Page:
• Still, that was not enough for the Steelers defense.

Bostic could not give the Steelers a 3 down presence at inside linebacker, and found himself splitting time with L.J. Fort as the season wore on.

The Steelers also have Tyler Matakevich at inside linebacker. As former 7th round pick Tyler Matakevich is an NFL player in the mold of his coach Jerry Olsavsky – One who lacks the measurables but makes up for it in heart and football sense.

Unfortunately, Matakevich got hurt a few plays after Ryan Shazier, but coaches continued to express their confidence in him during the 2018 off season. However, when the dust settled following training camp and preseason, Matakevich found himself 3rd on the depth chart behind Bostic and Fort.

The Steelers 2019 Inside Linebacker Draft Needs

Kevin Colbert and Mike Tomlin did the right thing in aggressively addressing the Steelers need at inside linebacker through free agency, a move both men probably wish they’d taken a year earlier.steelers, draft, needs, priority, 2018 NFL Draft

By adding Mark Barron to their roster, the Steelers have avoided putting themselves into the position of having to either selling out to get Devin White or Devin Bush or reaching for need in the first round.

But if bringing Mark Barron on provides the roster with some immediate relief, it does little to address the Steelers need to find a long-term playmaker to occupy the center of their defense. Strength at the center of the Steelers defense, think Casey HamptonJames FarriorRyan Clark is vital to the unit’s success.

The Steelers need to strengthen that center, and they need to do it in the 2019 NFL Draft which means their need at inside linebacker should be considered High-Moderate.

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Steelers Sign Mark Barron, Possibly Signaling Jon Bostic and/or Morgan Burnett’s Exits

“Be aggressive!” Appears to be the mantra free agency mantra of the Pittsburgh Steelers in 2019 as they continued to bolster their defense by signing former Los Angeles Rams linebacker/safety Mark Barron.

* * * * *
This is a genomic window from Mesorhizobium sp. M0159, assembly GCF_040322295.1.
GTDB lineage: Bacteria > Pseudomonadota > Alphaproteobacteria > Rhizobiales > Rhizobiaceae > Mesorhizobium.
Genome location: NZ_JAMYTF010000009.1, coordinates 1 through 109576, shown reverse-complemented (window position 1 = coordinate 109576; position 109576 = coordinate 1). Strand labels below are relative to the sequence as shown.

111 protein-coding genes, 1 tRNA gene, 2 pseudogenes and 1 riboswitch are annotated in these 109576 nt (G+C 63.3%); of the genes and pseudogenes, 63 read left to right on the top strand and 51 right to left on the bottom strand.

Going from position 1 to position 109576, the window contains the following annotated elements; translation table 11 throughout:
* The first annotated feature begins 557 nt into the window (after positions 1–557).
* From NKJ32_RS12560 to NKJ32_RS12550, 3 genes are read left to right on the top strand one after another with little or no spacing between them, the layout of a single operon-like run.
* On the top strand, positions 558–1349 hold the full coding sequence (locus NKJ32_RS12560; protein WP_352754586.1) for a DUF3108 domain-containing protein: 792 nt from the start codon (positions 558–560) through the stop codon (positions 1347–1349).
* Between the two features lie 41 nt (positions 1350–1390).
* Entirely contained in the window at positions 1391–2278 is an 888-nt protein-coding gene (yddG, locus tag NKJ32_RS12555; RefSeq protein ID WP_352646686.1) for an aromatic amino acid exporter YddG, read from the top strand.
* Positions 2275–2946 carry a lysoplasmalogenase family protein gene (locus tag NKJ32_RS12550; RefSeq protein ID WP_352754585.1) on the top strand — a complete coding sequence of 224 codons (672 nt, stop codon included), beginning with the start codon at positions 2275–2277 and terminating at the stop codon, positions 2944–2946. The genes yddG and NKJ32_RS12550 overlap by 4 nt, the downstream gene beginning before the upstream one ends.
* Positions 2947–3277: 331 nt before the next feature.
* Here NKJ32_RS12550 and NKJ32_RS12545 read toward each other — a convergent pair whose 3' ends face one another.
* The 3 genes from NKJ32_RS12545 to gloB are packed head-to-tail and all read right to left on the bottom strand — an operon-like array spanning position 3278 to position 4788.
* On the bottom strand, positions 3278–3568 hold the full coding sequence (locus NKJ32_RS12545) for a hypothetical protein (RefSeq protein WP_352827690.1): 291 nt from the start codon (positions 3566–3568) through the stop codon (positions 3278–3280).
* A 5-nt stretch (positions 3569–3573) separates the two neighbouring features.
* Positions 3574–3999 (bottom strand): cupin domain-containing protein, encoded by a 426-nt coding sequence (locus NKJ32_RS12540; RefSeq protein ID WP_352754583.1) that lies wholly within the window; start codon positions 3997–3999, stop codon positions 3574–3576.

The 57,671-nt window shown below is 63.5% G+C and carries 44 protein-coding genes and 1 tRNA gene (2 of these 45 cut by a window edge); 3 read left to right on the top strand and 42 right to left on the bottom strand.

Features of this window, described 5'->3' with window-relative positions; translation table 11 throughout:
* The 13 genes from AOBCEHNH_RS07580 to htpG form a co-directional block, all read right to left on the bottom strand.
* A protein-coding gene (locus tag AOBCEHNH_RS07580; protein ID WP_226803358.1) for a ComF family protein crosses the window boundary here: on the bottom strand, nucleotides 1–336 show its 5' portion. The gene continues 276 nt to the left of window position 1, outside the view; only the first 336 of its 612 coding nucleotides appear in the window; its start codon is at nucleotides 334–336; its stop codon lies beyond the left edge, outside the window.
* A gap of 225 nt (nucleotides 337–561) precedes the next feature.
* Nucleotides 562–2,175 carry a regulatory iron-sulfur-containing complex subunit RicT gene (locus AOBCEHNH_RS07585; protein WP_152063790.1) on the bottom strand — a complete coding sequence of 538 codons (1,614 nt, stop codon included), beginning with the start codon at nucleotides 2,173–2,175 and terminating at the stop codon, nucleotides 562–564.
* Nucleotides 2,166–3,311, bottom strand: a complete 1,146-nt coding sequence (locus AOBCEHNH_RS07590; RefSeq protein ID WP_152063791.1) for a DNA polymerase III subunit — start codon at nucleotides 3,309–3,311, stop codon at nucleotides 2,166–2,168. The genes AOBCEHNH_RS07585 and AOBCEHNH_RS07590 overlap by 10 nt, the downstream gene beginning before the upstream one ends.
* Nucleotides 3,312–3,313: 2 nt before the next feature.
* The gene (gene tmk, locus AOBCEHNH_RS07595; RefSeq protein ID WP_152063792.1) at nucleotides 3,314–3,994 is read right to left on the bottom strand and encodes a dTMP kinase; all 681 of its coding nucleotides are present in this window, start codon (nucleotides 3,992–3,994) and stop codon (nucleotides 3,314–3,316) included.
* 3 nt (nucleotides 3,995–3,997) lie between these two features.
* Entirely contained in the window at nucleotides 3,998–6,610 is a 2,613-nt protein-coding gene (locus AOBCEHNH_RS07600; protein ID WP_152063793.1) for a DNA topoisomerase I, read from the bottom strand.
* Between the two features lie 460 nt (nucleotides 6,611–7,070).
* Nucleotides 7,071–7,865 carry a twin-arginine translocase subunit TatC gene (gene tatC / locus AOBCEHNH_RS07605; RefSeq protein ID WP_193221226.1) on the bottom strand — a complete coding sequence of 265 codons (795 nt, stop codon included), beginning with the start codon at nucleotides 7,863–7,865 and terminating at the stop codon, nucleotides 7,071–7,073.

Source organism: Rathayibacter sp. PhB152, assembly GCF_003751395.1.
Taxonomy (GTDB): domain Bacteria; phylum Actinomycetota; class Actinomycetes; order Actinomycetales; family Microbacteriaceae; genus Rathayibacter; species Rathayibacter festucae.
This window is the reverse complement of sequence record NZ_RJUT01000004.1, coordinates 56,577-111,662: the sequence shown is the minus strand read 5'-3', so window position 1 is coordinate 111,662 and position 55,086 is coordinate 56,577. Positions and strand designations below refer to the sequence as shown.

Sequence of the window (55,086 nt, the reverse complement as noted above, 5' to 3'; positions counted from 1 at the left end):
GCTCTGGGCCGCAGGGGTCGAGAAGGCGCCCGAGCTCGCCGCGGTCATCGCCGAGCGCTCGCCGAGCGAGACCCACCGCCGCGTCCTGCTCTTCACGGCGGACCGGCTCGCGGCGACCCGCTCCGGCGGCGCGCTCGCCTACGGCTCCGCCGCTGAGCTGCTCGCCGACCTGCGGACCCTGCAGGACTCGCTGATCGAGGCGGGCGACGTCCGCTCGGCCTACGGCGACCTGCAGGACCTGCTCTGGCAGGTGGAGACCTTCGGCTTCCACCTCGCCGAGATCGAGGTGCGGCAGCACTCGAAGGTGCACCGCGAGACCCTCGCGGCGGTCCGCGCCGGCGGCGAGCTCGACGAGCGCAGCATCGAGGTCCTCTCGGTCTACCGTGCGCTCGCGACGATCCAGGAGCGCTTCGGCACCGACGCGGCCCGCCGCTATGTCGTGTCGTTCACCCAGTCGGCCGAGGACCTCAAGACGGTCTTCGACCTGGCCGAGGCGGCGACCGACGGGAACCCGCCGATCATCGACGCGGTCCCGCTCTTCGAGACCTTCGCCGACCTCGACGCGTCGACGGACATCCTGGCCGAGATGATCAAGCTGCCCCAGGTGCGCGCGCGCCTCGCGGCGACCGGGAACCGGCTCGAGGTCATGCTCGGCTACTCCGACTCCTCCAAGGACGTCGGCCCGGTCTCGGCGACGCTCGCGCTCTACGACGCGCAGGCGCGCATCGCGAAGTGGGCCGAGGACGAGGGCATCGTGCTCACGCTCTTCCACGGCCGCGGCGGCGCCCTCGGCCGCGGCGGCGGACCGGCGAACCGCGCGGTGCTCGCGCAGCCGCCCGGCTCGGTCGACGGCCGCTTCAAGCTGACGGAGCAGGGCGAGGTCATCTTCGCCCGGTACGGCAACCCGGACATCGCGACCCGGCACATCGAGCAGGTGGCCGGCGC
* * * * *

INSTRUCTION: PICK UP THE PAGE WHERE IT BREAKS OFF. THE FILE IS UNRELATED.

If initial reports are correct, Mark Barron’s contract with the Steelers is for two years and 12 million dollars with a $5.75 million signing bonus.

While “Mark Barron” is far from a household name he does have some history with the Steelers, as he was responsible for hit that injured Ben Roethlisberger in the Steelers 2015 win over the then St. Louis Rams. Although Barron’s hit was clearly against NFL rules, he was neither flagged nor fined for the transgression.

Mark Barron, Ben Roethlisberger, Mark Barron injures Ben Roethlisberger

New Steelers free agent Mark Barron injures Ben Roethlisberger in 2015. Photo Credit: Tom Gannam, via TimesWVA.com

As a result of the play, Mike Vick was forced to start 3 games in Ben Roethlisberger’s absence, with Landry Jones relieving Vick and rallying the team to a comeback win over Arizona.

  • The Tampa Bay Buccaneers drafted Mark Barron with the 7th overall pick in the first round of the 2012 NFL Draft.

Mark Barron entered the NFL as a safety, until they traded him to the Rams in mid-2014, who moved him to inside linebacker. Like some other recent free agent signings from past off seasons, Mark Barron comes to Pittsburgh with some injury history, having missed the first four games of 2018, before starting the final 12 including the Rams 3 playoff games.

This could spell bad news for Jon Bostic, who figured to be the incumbent starter following L.J. Fort’s free agent defection to the Philadelphia Eagles. The move could also signal a coming release of Morgan Burnett, whom the Steelers signed as a safety last season.

The Steelers plan was to start Morgan Burnett at safety, but injuries led to Terrell Edmunds getting the start, and Edmunds played well enough to keep the strong safety spot for the balance of the season. Morgan Burnett did work his way into the lineup, but as a dime linebacker, a move which prompted Burnett publicly request his release.

Although the Steelers have now made high-profile free agent signings at inside linebacker, cornerback and wide receiver, Pittsburgh is expected to target all three positions in the 2019 NFL Draft.  The moves however, frees Pittsburgh from the need to reach to fill any of the areas on their depth chart.

  • A generation ago the saying went, “When you draft for need, Troy Edwards happens.”

Today you could say, “When you draft for need, Jarvis Jones or Artie Burns happen.”

Word to the Wise: Official Word on Barron Signing Pending

A quick word to the wise:  News of the Steelers signing Mark Barron broke on Twitter on Sunday the 17th. By Monday the Post-Gazette and Tribune Review were running the story, seemingly having confirmed Adam Schefter’s report on ESPN.